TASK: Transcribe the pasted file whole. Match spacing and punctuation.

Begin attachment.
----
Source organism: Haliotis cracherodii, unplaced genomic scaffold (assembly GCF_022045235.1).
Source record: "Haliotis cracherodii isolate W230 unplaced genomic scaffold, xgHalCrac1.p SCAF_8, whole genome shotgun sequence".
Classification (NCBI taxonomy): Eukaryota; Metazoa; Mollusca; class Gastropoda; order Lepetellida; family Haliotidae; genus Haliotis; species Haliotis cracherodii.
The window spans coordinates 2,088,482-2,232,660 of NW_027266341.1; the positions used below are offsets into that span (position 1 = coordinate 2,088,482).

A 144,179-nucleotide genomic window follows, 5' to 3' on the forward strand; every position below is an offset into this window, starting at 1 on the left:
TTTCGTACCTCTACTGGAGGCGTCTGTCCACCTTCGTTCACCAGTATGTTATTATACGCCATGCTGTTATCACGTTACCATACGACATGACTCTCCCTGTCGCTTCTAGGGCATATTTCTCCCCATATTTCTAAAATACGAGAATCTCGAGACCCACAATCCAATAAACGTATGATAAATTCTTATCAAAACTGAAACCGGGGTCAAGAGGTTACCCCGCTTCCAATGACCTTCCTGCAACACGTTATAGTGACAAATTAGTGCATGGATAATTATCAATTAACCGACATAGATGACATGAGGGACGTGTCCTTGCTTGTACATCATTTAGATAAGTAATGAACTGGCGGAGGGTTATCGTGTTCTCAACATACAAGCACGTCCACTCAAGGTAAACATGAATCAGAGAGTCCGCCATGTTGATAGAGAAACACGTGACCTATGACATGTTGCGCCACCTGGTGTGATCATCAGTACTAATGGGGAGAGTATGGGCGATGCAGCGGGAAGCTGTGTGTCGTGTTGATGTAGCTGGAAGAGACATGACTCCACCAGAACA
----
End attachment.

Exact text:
Source organism: Haliotis cracherodii, unplaced genomic scaffold (assembly GCF_022045235.1).
Source record: "Haliotis cracherodii isolate W230 unplaced genomic scaffold, xgHalCrac1.p SCAF_8, whole genome shotgun sequence".
Classification (NCBI taxonomy): Eukaryota; Metazoa; Mollusca; class Gastropoda; order Lepetellida; family Haliotidae; genus Haliotis; species Haliotis cracherodii.
The window spans coordinates 2,088,482-2,232,660 of NW_027266341.1; the positions used below are offsets into that span (position 1 = coordinate 2,088,482).

A 144,179-nucleotide genomic window follows, 5' to 3' on the forward strand; every position below is an offset into this window, starting at 1 on the left:
TTTCGTACCTCTACTGGAGGCGTCTGTCCACCTTCGTTCACCAGTATGTTATTATACGCCATGCTGTTATCACGTTACCATACGACATGACTCTCCCTGTCGCTTCTAGGGCATATTTCTCCCCATATTTCTAAAATACGAGAATCTCGAGACCCACAATCCAATAAACGTATGATAAATTCTTATCAAAACTGAAACCGGGGTCAAGAGGTTACCCCGCTTCCAATGACCTTCCTGCAACACGTTATAGTGACAAATTAGTGCATGGATAATTATCAATTAACCGACATAGATGACATGAGGGACGTGTCCTTGCTTGTACATCATTTAGATAAGTAATGAACTGGCGGAGGGTTATCGTGTTCTCAACATACAAGCACGTCCACTCAAGGTAAACATGAATCAGAGAGTCCGCCATGTTGATAGAGAAACACGTGACCTATGACATGTTGCGCCACCTGGTGTGATCATCAGTACTAATGGGGAGAGTATGGGCGATGCAGCGGGAAGCTGTGTGTCGTGTTGATGTAGCTGGAAGAGACATGACTCCACCAGAACA